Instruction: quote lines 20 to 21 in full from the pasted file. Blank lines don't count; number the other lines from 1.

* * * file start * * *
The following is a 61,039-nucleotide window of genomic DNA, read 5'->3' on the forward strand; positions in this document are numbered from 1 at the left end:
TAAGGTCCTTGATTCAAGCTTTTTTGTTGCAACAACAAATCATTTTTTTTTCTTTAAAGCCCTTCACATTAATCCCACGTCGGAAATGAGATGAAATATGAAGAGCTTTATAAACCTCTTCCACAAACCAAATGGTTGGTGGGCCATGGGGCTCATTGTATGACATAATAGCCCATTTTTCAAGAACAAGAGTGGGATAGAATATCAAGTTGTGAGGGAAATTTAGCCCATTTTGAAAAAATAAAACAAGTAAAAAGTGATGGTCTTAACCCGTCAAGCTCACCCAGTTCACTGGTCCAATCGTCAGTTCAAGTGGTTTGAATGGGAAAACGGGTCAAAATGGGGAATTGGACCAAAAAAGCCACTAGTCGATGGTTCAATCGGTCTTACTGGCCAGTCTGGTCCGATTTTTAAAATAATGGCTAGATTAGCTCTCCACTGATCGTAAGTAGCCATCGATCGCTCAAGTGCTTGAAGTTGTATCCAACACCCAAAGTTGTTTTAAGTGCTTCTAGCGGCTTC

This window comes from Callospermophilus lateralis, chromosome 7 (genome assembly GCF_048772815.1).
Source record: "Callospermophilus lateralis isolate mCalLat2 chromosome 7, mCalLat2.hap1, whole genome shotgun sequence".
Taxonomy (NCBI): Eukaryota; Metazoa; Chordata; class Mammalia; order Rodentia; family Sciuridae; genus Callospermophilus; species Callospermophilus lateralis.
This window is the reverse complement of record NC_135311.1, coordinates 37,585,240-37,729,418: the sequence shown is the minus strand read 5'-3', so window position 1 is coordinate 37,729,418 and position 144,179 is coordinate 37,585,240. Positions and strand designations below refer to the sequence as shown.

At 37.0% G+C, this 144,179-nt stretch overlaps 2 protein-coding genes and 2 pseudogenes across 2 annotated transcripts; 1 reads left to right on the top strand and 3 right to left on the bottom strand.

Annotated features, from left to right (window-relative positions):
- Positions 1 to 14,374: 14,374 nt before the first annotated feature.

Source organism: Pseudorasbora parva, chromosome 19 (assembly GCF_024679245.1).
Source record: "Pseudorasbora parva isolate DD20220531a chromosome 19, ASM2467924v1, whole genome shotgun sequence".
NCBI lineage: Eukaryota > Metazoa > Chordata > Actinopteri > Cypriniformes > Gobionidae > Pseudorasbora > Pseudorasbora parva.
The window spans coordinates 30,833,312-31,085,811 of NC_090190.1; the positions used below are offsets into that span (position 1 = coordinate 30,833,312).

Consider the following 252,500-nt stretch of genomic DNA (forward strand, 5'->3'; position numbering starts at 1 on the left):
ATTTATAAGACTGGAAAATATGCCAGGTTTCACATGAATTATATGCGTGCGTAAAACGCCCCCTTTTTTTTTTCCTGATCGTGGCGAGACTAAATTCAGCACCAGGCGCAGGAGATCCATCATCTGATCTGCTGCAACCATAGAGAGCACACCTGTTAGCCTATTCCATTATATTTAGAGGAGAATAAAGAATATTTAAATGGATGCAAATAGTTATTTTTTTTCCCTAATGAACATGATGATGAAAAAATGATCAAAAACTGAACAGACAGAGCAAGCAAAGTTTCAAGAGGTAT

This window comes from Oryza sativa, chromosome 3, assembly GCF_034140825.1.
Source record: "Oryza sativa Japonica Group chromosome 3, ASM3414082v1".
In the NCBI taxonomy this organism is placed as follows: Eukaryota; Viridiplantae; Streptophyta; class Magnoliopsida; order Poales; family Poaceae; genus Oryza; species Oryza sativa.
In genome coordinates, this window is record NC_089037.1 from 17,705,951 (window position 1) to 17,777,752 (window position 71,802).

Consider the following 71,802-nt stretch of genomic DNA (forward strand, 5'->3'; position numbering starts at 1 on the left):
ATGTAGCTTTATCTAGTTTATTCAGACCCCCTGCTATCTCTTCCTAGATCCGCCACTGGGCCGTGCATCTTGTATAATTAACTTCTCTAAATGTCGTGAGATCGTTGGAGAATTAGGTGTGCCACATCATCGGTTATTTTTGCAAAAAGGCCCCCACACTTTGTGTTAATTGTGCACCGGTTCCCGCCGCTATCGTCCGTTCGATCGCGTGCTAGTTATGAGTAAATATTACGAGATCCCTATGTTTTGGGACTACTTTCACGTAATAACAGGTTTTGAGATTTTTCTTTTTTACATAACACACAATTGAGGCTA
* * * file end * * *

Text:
Consider the following 71,802-nt stretch of genomic DNA (forward strand, 5'->3'; position numbering starts at 1 on the left):
ATGTAGCTTTATCTAGTTTATTCAGACCCCCTGCTATCTCTTCCTAGATCCGCCACTGGGCCGTGCATCTTGTATAATTAACTTCTCTAAATGTCGTGAGATCGTTGGAGAATTAGGTGTGCCACATCATCGGTTATTTTTGCAAAAAGGCCCCCACACTTTGTGTTAATTGTGCACCGGTTCCCGCCGCTATCGTCCGTTCGATCGCGTGCTAGTTATGAGTAAATATTACGAGATCCCTATGTTTTGGGACTACTTTCACGTAATAACAGGTTTTGAGATTTTTCTTTTTTACATAACACACAATTGAGGCTA